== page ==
Thomas William Bowler

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Thomas Bowler (1844)

Thomas William Bowler (9 December 1812 Tring, Hertfordshire – 24 October 1869 London), was a self-taught British landscape painter who lived for some years at the Cape of Good Hope, and published a series of views of Cape Town and its neighbourhood. He is notable for having depicted some 35 years of the Cape's history in landscapes and seascapes.


Bowler was born in Tring, Hertfordshire in 1812, the son of William Bowler and his wife Sarah Butterfield,[1]

He landed at the Cape on 5 January 1834 as a servant to Thomas Maclear, the new Astronomer Royal, whose service he left in July 1835, taking employment with Capt. Richard Wolfe, Commandant of Robben Island, and remaining until the end of 1838.

Bowler then started offering his services in Cape Town as a "drawing master and landscape painter". He took up a position as drawing master at the Diocesan College, and from 1842 at the South African College. In the same year that he published his first lithograph, The Landing of Troops at Port Natal being covered by H.M.S. Southampton. This was followed by Four Views of Cape Town in 1844. He also planned an 1845 portfolio of prints Five Views of Natal, but failed to find sufficient subscribers. The originals were returned to South Africa in 1960 by Lord de Saumarez.

In 1850 he published The Anti-convict Agitation, a print of the large gathering held in Cape Town on 4 July 1849, objecting to the landing of convicts from the penal transportation ship Neptune.[2]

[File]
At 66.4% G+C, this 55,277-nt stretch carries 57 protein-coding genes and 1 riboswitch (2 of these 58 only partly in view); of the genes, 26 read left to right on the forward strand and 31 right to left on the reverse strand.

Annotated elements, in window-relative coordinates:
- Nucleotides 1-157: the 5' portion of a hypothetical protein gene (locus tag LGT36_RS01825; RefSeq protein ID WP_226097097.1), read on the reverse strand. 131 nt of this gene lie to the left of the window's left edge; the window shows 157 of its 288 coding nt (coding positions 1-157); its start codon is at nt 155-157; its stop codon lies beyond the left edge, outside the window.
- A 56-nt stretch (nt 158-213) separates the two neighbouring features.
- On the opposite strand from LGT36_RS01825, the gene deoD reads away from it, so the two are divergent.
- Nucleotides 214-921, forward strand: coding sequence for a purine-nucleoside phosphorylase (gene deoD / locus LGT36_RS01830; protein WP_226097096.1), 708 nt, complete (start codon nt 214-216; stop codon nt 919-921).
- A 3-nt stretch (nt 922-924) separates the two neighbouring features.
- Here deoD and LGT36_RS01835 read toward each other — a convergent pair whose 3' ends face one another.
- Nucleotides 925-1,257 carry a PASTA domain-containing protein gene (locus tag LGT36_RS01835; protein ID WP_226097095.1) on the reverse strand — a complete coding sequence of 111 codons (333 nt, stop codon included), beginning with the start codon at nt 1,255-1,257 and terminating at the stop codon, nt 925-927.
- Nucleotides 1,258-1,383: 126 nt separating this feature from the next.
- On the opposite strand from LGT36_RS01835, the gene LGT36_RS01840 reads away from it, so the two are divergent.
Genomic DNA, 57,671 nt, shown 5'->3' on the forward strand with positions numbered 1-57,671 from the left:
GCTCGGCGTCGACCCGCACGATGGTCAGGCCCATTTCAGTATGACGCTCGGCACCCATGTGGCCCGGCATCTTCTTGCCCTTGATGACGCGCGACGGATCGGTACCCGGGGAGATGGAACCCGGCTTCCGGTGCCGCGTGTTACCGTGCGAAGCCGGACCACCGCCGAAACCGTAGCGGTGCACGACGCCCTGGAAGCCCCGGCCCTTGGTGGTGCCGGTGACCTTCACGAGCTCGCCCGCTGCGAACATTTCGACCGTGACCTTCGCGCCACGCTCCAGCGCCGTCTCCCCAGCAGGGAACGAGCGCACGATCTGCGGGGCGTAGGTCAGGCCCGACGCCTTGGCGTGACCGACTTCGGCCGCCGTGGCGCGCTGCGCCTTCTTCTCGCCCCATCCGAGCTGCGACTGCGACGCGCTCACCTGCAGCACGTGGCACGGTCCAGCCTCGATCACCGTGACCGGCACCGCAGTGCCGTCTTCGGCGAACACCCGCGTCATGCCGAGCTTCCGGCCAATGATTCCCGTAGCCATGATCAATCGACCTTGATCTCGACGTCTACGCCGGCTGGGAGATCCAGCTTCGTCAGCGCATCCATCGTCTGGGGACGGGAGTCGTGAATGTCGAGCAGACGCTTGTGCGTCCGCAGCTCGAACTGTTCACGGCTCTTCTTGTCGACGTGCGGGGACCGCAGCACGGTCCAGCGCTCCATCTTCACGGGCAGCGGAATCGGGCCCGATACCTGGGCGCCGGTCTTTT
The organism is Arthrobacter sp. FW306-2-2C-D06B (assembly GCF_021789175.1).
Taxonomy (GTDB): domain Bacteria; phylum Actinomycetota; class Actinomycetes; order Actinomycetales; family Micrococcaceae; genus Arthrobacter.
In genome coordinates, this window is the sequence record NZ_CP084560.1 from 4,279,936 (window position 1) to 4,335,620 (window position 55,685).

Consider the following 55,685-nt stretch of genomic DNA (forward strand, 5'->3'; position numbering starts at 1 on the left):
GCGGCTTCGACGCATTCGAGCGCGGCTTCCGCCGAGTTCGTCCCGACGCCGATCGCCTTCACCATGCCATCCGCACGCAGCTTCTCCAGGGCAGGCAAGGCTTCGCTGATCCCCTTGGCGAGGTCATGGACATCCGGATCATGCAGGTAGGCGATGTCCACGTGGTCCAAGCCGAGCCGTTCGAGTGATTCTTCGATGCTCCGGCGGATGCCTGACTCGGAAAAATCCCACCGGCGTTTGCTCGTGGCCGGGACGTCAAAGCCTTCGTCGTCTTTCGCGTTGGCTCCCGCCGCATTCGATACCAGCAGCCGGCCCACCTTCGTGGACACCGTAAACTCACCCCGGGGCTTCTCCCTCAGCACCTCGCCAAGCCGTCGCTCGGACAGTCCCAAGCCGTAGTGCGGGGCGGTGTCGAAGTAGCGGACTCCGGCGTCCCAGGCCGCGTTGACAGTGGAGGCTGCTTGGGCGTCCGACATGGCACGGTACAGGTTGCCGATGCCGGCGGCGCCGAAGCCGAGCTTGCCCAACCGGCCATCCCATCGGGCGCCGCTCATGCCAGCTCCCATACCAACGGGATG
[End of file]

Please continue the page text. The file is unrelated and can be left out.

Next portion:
In May 1854 he returned to England, where he received tuition from the artist James Duffield Harding, and was back in Cape Town in March 1855. He painted two historically important pictures of the start of the 1859 Cape Town to Wellington railway line, the first in South Africa; and another two of its opening in November 1863. Three of these paintings were published as engravings in the Illustrated London News.

Burns' Hill Mission Station on the Keiskamma River

During his time in South Africa, Bowler travelled widely in the Cape Colony, and visited Knysna and Port Elizabeth along the Garden Route. His journeys produced a large number of paintings and sketches such as The Kaffir Wars and the British Settlers in South Africa (1865), and the Pictorial album of Cape Town, with views of Simonstown, Port Elizabeth and Grahamstown (1866).

Also in 1866 was Bowler's voyage to Mauritius. He planned to publish a portfolio of 20 lithographs of views on the island, but support was not forthcoming. Seven of the original watercolours are in South Africa, while at least three are in Mauritius.

Bowler played a leading role in the founding and legalising of Art Unions at the Cape. Being of a quarrelsome nature, his frequent disagreements were regularly aired in the local press.

In August 1868 he travelled to England via Mauritius and Egypt to arrange the production of his portfolio Twenty Views of Mauritius, but died soon after arrival. Bowler produced some 540 watercolours, oil paintings and sketches of which 64 were published as lithographs. Two of his works were published as engravings, not counting his illustrations for books and magazines. His works are held in the African Homes Trust Collection, the Cape Archives, and the Mendelssohn Collection in the Library of Parliament.

He was married twice, to Jane Hawthorne and Maria Jolly, the marriages producing ten children.[3]


  • F.R. Bradlow, Thomas Bowler, His Life and Work, Cape Town, 1967
  • F.R. Bradlow, Thomas Bowler in Mauritius. A detail in the history of contacts between the Cape of Good Hope and Mauritius 1866-1868, Cape Town, 1970, A.A. Balkema Publ.


  1. ^ "Bowler, Thomas William". Ancestry 24.
  2. ^ "The Neptune, with 288* convicts on board, enters Simon's Bay, with strong resistance from Cape inhabitants". South African History Online.
  3. ^ Standard Encyclopaedia of Southern Africa (Edna & Frank Bradlow)